Biomass for Energy
Biomass for Energy (PDF)
Biomass can be defined as any material which is, or is derived directly or indirectly from, plant matter, animal matter, fungi or algae. This includes wood, straw, energy crops, sewage sludge, waste organic materials and animal litter.
Wood fuels can take the form of logs, chipped wood, shredded wood or pellets. Logs are commonly used in small-scale systems (less than 50kW thermal output), which are manually loaded on a daily basis. Chipped or shredded wood is generally used for automated systems from 50kW up to 1MW and beyond. Pellets have a much higher energy density than other wood fuels, and are commonly used in smaller automated systems or where space is restricted.
Energy crops can be divided into several categories: short-rotation energy crops; grass-energy crops; and, other agricultural energy crops (which may be grown for biogas production or to make transport fuels, and are not discussed further in this guide).
Short-rotation energy crops include short- rotation coppice and short-rotation forestry. Short-rotation coppice uses fast-growing trees, such as poplar and willow. The trees are cut back every two to four years to encourage the production of several new stems in the following growing season.
Short-rotation forestry consists of felling a plantation after a period of eight to 20 years, when the trees are still relatively immature. Grass-energy crops, which include miscanthus, reed canary grass and hemp, provide an alternative fuel supply and diversification option for many farmers. These crops typically have higher ash content than wood fuels and this must be considered in the design of the biomass installation.
Sewage sludge, waste organic materials and animal litter usually require specific energy conversion and fuel-handling equipment. The type of equipment will be determined predominantly by whether the fuel is wet or dry. Wet fuels are usually unsuited to combustion or gasification as it takes energy to dry the fuel before these processes can take place. It must be noted that there are environmental and regulatory constraints associated with the use of waste as a biomass fuel. These constraints may significantly increase the costs associated with the installation and maintenance of a waste- fuelled biomass plant.
Biomass has been successfully used for heating for many decades and is a proven technology. Biomass heating systems can be used for space heating, hot water production, steam production, or a combination of these uses.
While there are a number of different types of biomass boilers, the key elements of biomass systems are the same. Fuel is fed to the grate mechanically, where it undergoes combustion to produce energy. Biomass combustion takes place in the following four stages, which can occur simultaneously:
- Warming and drying
- Combustion of gases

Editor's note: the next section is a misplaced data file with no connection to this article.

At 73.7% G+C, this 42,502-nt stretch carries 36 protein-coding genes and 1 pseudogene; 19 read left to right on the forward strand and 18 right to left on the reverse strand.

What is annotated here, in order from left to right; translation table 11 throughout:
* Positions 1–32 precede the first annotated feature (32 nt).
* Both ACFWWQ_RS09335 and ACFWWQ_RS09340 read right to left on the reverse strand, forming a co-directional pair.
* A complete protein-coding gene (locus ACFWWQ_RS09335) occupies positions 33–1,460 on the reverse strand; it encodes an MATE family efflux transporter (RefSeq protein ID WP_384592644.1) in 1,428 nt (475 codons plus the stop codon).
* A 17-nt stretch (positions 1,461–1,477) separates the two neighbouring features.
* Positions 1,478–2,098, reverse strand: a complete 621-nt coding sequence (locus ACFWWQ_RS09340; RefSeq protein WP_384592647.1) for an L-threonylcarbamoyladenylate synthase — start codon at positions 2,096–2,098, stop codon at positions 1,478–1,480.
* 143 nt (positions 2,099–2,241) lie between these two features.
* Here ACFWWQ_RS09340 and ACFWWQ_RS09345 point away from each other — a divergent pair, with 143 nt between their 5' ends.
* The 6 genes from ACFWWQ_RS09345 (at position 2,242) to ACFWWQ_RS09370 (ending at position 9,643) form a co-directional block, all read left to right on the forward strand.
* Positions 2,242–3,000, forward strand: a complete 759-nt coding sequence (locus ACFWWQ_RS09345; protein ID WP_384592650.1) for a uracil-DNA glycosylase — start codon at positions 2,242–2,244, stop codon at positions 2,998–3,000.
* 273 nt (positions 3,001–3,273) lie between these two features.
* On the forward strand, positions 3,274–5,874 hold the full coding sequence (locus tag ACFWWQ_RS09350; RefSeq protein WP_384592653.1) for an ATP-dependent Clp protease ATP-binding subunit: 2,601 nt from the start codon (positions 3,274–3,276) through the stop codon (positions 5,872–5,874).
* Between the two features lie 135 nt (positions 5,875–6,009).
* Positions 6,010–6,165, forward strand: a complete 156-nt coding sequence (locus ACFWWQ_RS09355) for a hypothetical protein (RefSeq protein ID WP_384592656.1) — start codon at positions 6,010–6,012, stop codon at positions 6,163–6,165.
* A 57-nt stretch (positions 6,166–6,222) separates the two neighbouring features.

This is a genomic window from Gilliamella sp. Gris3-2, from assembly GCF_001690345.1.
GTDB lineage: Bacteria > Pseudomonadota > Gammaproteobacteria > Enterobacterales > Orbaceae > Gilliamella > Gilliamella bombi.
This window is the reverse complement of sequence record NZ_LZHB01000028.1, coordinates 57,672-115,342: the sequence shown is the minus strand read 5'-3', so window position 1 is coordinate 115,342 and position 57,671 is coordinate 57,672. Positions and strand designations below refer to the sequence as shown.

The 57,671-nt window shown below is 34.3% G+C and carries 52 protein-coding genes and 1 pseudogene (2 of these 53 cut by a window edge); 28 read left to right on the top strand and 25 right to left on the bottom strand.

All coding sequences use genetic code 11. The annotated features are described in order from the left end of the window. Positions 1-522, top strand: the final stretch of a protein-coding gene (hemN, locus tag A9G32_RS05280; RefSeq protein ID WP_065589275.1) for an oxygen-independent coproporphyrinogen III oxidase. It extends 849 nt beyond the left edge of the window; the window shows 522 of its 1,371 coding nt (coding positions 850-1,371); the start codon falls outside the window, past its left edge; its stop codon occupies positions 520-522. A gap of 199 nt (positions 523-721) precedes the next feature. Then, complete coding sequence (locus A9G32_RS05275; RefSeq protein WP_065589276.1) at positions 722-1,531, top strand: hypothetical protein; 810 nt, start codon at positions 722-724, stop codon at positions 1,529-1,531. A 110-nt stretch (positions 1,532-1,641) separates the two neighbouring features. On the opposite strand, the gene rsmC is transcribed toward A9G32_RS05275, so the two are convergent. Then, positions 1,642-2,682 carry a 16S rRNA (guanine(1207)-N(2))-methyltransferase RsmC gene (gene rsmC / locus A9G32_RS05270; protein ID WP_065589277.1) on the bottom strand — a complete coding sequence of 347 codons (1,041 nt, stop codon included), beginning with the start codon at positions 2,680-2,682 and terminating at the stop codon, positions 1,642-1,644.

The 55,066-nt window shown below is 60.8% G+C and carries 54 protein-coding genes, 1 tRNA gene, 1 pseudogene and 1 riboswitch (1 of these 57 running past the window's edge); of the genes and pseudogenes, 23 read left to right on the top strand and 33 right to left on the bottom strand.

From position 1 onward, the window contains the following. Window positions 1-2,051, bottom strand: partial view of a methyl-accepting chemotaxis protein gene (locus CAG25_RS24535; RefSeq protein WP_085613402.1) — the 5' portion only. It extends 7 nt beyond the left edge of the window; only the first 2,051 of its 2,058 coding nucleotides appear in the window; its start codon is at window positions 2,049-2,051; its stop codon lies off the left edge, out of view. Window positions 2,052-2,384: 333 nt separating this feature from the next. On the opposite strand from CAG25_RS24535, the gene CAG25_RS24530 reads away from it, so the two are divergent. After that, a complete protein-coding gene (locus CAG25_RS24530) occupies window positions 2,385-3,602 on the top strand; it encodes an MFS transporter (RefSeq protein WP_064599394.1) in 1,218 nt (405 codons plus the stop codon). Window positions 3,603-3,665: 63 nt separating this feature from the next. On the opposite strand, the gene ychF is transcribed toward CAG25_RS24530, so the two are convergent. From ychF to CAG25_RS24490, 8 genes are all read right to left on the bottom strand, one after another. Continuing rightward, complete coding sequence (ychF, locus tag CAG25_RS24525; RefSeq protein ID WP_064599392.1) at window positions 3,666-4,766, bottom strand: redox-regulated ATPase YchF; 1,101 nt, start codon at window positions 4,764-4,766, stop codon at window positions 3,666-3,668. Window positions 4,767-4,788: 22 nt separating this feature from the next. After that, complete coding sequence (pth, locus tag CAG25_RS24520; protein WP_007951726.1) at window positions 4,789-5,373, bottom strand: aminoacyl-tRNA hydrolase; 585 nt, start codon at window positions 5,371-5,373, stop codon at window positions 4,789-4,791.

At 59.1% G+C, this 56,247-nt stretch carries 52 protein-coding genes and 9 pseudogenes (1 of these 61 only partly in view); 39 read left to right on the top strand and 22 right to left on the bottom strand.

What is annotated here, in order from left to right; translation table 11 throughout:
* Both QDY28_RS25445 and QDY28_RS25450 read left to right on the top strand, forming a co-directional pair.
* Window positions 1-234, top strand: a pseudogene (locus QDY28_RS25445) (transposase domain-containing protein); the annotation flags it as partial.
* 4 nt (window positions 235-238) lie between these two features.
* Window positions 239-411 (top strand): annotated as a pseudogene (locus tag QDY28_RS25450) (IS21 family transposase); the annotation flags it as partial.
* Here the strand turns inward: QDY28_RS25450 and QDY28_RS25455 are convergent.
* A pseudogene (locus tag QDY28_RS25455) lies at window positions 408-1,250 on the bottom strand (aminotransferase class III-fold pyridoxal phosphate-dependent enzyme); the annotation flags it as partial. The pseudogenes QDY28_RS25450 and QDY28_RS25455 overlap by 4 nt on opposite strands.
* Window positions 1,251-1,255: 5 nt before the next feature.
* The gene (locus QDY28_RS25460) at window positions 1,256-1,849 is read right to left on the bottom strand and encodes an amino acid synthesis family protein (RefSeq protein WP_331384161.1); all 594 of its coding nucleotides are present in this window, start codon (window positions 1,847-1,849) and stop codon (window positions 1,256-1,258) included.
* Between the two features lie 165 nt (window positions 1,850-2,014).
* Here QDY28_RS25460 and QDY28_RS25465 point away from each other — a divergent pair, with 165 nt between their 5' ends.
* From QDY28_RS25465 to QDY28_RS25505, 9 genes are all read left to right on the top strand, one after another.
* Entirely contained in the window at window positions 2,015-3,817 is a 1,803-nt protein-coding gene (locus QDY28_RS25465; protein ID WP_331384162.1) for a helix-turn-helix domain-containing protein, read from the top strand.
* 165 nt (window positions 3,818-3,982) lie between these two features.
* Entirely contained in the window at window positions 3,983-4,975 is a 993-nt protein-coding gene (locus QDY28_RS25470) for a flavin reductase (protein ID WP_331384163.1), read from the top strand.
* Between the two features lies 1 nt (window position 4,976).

The main components of a biomass boiler are:
- fuel transfer system – to move fuel from the storage area to the boiler
- fuel feed system – to move fuel into the boiler
- ignition system – used to start the combustion process
- combustion grate – the type of grate will vary according to the fuel type
- refractory material – used to reflect heat back to the grate to help dry the fuel and retain heat
- air feed/control system – to enable even and thorough combustion
- heat exchangers – to transfer the heat generated to water
- ash extraction – to clear the combustion chamber and exhaust gas treatment system
- control system – overarching system that controls variables such as fuel intake and air feed
- exhaust gas treatment system – used to minimise emissions of particulate matter and fly ash
- flue gas fan – used in certain circumstances to draw flue gases through the plant
- flue – chimney stack to draw gases through the plant and disperse them at a safe distance
- expansion tank – allows the expansion of water in sealed systems
- fire protection system – most modern plants include water dousing systems and automatic shut-off gates to prevent burn back and reduce fire risk.
One of the most important factors to consider when thinking about a biomass heating installation is the type of fuel you will be using. This will be determined by several factors, including the availability of the fuel, the fuel storage capacity, and the level of automation required. For example, a pellet boiler is generally smaller than a wood chip boiler, as the fuel handling system is more compact. In addition, the space required to store pellets is less than that of a woodchip or a log store. Likewise, the fuel for a log boiler will be cheaper per tonne than wood pellets, but most log systems are not automated and will need to be fed manually.
It is also important to consider the physical size of the plant required and any access restrictions for fuel delivery vehicles. If space is limited, a pellet system may be more suitable than a large batch bale system. The cost of the installation may also influence the type of boiler chosen. In most circumstances, the more automated a system is, the more expensive it will be to purchase and maintain.